By 2009 we could see that there would soon come a point where we would start losing money, so we decided to stop printing the magazine and become a website. In hindsight this was a mistake. As soon as we became a website we went from being one of a handful of magazines to one of thousands of websites. Even though our costs were reduced drastically so was our revenue as advertising was our only source of income and display advertising on the internet has much less value than print.

We soldiered on for a few years but it became clear that the business model wasn’t working. We were having to make money elsewhere and couldn’t spend enough time on it that it deserved. We were so close to our 20th anniversary that I decided to keep it going for another year to reach that milestone.

Over the years people have told me I should bring it back but I’ve always resisted the temptation as I don’t want to revisit the past. So why am I bringing it back this time? Well, I feel we have unfinished business. Reaching 20 years was such an important milestone but it was a bittersweet moment and I didn’t celebrate it at all because I knew the end was coming.

Earlier this year I realised that this year was our 25th anniversary so I wanted to mark the occasion somehow. What better way than with one last issue? 2009 – 2014 didn’t really represent what we were about so I want to put that right with another print issue and to showcase the music that I love so much.

At first I considered doing a magazine but I want to make it really special. One of the things former readers say to me when they find out that I used to edit Knowledge is that they still have all of their copies and can’t bring themselves to throw them away! So if people can’t part with their magazines then surely they will appreciate a one-off premium book?

There have been some special issues in the past but this will be the biggest and best Knowledge ever:

  • Limited edition run
  • 10” x 10” large format book
  • Hardback cloth cover with debossed Knowledge logo
  • 120gsm premium paper
  • Over 150 full-colour pages featuring new and classic long-form features and interviews

The book is published in December 2019 but you can pre-order it now to get your name in the credits and be part of drum & bass history.

Also, look out for a very special 25th-anniversary party at Fold in London on October 18. Sign up for exclusive access to tickets. This event will be limited to 500 people, once tickets are gone, they’re gone.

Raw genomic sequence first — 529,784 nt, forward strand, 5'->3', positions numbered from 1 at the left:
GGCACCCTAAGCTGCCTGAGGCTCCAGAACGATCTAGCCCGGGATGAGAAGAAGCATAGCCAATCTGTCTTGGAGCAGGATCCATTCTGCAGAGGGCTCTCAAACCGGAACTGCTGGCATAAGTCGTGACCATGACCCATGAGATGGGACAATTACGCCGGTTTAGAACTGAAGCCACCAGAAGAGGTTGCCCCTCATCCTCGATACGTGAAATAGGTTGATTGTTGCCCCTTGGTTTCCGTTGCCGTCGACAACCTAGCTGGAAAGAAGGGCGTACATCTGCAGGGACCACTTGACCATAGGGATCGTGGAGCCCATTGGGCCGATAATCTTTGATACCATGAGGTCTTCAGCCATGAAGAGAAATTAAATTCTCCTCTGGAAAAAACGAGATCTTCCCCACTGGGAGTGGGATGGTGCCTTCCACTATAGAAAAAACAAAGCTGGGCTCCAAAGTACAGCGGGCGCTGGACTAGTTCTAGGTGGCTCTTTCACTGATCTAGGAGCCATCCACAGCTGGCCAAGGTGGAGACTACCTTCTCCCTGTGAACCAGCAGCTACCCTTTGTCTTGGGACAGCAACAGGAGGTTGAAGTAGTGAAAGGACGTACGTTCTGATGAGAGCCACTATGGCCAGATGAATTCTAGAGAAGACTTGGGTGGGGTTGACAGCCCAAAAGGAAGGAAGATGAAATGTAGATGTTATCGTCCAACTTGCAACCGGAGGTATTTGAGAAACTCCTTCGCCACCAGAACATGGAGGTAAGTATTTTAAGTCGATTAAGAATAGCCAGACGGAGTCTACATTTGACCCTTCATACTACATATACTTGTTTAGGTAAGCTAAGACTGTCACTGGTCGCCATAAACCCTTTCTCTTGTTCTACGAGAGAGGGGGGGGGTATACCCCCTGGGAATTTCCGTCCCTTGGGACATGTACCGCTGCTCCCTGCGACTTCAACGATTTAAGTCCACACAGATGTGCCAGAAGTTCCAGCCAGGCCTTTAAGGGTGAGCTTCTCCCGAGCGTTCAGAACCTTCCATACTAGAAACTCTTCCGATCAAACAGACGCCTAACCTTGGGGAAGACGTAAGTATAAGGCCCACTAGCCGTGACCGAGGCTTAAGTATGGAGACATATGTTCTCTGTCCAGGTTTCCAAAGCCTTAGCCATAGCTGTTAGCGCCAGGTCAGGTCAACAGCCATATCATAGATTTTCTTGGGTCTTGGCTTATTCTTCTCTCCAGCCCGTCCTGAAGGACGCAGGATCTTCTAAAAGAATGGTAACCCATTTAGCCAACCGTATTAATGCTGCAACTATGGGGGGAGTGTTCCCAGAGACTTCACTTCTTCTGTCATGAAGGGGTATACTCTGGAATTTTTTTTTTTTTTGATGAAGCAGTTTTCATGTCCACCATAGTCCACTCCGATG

The post 25th Anniversary Book appeared first on Kmag.

Unusual & Innovative MIDI Controllers Part Two

Unusual & Innovative MIDI Controllers Part Two
Naomi Bolton
Fri, 06/28/2019 – 13:32

Unusual & Innovative MIDI Controllers Part One

Unusual & Innovative MIDI Controllers Part One
Naomi Bolton
Mon, 06/24/2019 – 13:13

Synthesizer Related Instagram Accounts Worth Following

Synthesizer Related Instagram Accounts Worth Following
Naomi Bolton
Thu, 06/20/2019 – 12:58

Novation gives Sound Collective members free UJAM Beatmaker EDEN plugin instrument and 30% off Hiphop-Bundle

Novation gives Sound Collective members free UJAM Beatmaker EDEN plugin instrument and 30% off Hiphop-Bundle
Naomi Bolton
Thu, 06/13/2019 – 15:10

MS800

MS800

Specifications
Polyphony –
15 voices
Multitimbral –
16-part multitimbral via MIDI
Waveforms –
More than 20 waveforms
Control –
MIDI In/Out/Thru
Memory –
50 user tone memories

Naomi Bolton
Tue, 06/11/2019 – 19:46

The Cheetah MS800 is a digital wave synthesizer that was designed for the company by Mike Lynch of Lynett Systems. It wasn’t a big success when it was first released in 1989, despite being very affordable, which probably had a lot to do with the fact that it is extremely annoying to program. It is true that a lot of synthesizers have a steep learning curve if you really want to tap into their true potential, but the Cheetah MS800 took this to the extreme by making it frustrating to even make use of its most simple features.

The MS800 certainly trumped the competition in terms of price, but unfortunately this came at the cost of sound quality as well as ease of use. While it is great to see a company trying to incorporate as much programmability as possible into their gear, few users had the patience to really make use of this. One of the reasons why the MS800 is notorious for being very difficult to program is because you have to do so via a two-digit display along with its ten push buttons. The rear panel also keeps things simple with just the MIDI In, Out and Thru connections, socket for the power lead and left/right audio outputs.